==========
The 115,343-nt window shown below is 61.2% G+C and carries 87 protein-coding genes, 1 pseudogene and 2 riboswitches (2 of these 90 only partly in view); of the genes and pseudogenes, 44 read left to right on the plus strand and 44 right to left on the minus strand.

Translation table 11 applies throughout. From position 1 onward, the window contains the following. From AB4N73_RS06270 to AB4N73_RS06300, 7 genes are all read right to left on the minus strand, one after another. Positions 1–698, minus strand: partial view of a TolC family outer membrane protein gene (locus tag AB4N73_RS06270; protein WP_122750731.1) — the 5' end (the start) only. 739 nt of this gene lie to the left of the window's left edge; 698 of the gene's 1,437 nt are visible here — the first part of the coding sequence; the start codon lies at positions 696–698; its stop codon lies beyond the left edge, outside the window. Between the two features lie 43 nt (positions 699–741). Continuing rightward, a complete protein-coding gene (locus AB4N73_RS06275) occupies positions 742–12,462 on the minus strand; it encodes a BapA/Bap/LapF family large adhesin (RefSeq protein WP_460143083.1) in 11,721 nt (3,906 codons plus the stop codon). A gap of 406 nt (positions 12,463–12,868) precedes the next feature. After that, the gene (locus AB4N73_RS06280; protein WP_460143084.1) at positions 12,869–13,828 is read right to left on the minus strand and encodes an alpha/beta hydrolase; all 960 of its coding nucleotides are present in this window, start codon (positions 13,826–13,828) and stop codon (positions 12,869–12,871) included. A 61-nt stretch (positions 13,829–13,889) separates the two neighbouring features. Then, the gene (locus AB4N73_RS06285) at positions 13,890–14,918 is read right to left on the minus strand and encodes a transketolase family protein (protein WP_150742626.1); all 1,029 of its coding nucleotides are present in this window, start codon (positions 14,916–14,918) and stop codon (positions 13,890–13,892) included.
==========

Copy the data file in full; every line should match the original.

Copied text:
The 115,343-nt window shown below is 61.2% G+C and carries 87 protein-coding genes, 1 pseudogene and 2 riboswitches (2 of these 90 only partly in view); of the genes and pseudogenes, 44 read left to right on the plus strand and 44 right to left on the minus strand.

Translation table 11 applies throughout. From position 1 onward, the window contains the following. From AB4N73_RS06270 to AB4N73_RS06300, 7 genes are all read right to left on the minus strand, one after another. Positions 1–698, minus strand: partial view of a TolC family outer membrane protein gene (locus tag AB4N73_RS06270; protein WP_122750731.1) — the 5' end (the start) only. 739 nt of this gene lie to the left of the window's left edge; 698 of the gene's 1,437 nt are visible here — the first part of the coding sequence; the start codon lies at positions 696–698; its stop codon lies beyond the left edge, outside the window. Between the two features lie 43 nt (positions 699–741). Continuing rightward, a complete protein-coding gene (locus AB4N73_RS06275) occupies positions 742–12,462 on the minus strand; it encodes a BapA/Bap/LapF family large adhesin (RefSeq protein WP_460143083.1) in 11,721 nt (3,906 codons plus the stop codon). A gap of 406 nt (positions 12,463–12,868) precedes the next feature. After that, the gene (locus AB4N73_RS06280; protein WP_460143084.1) at positions 12,869–13,828 is read right to left on the minus strand and encodes an alpha/beta hydrolase; all 960 of its coding nucleotides are present in this window, start codon (positions 13,826–13,828) and stop codon (positions 12,869–12,871) included. A 61-nt stretch (positions 13,829–13,889) separates the two neighbouring features. Then, the gene (locus AB4N73_RS06285) at positions 13,890–14,918 is read right to left on the minus strand and encodes a transketolase family protein (protein WP_150742626.1); all 1,029 of its coding nucleotides are present in this window, start codon (positions 14,916–14,918) and stop codon (positions 13,890–13,892) included.